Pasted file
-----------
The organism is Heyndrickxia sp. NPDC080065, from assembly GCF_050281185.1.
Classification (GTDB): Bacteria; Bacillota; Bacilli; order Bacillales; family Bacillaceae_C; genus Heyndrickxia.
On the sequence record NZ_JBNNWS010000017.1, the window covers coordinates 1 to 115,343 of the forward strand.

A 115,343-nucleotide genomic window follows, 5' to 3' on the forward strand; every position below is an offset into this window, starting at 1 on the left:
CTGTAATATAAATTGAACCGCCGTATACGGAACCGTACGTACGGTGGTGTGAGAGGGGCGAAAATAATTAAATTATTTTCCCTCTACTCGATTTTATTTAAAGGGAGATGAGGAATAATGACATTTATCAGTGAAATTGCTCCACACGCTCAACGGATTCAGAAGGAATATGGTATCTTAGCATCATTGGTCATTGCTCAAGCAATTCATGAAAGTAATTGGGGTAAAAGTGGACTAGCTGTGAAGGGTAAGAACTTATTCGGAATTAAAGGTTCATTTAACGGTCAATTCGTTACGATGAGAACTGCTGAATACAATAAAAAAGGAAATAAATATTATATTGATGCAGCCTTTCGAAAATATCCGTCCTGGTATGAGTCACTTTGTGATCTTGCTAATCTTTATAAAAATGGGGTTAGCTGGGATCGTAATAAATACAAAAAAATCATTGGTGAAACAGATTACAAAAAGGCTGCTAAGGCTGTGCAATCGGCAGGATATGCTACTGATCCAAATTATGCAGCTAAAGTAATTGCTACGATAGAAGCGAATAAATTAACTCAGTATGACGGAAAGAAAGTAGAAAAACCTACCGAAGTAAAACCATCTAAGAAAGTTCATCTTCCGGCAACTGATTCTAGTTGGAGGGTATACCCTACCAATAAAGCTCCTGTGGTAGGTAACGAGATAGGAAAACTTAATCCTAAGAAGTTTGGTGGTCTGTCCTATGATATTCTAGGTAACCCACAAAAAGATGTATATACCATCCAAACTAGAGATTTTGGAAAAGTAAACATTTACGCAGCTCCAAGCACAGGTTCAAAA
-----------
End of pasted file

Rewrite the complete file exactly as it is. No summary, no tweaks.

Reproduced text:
The organism is Heyndrickxia sp. NPDC080065, from assembly GCF_050281185.1.
Classification (GTDB): Bacteria; Bacillota; Bacilli; order Bacillales; family Bacillaceae_C; genus Heyndrickxia.
On the sequence record NZ_JBNNWS010000017.1, the window covers coordinates 1 to 115,343 of the forward strand.

A 115,343-nucleotide genomic window follows, 5' to 3' on the forward strand; every position below is an offset into this window, starting at 1 on the left:
CTGTAATATAAATTGAACCGCCGTATACGGAACCGTACGTACGGTGGTGTGAGAGGGGCGAAAATAATTAAATTATTTTCCCTCTACTCGATTTTATTTAAAGGGAGATGAGGAATAATGACATTTATCAGTGAAATTGCTCCACACGCTCAACGGATTCAGAAGGAATATGGTATCTTAGCATCATTGGTCATTGCTCAAGCAATTCATGAAAGTAATTGGGGTAAAAGTGGACTAGCTGTGAAGGGTAAGAACTTATTCGGAATTAAAGGTTCATTTAACGGTCAATTCGTTACGATGAGAACTGCTGAATACAATAAAAAAGGAAATAAATATTATATTGATGCAGCCTTTCGAAAATATCCGTCCTGGTATGAGTCACTTTGTGATCTTGCTAATCTTTATAAAAATGGGGTTAGCTGGGATCGTAATAAATACAAAAAAATCATTGGTGAAACAGATTACAAAAAGGCTGCTAAGGCTGTGCAATCGGCAGGATATGCTACTGATCCAAATTATGCAGCTAAAGTAATTGCTACGATAGAAGCGAATAAATTAACTCAGTATGACGGAAAGAAAGTAGAAAAACCTACCGAAGTAAAACCATCTAAGAAAGTTCATCTTCCGGCAACTGATTCTAGTTGGAGGGTATACCCTACCAATAAAGCTCCTGTGGTAGGTAACGAGATAGGAAAACTTAATCCTAAGAAGTTTGGTGGTCTGTCCTATGATATTCTAGGTAACCCACAAAAAGATGTATATACCATCCAAACTAGAGATTTTGGAAAAGTAAACATTTACGCAGCTCCAAGCACAGGTTCAAAA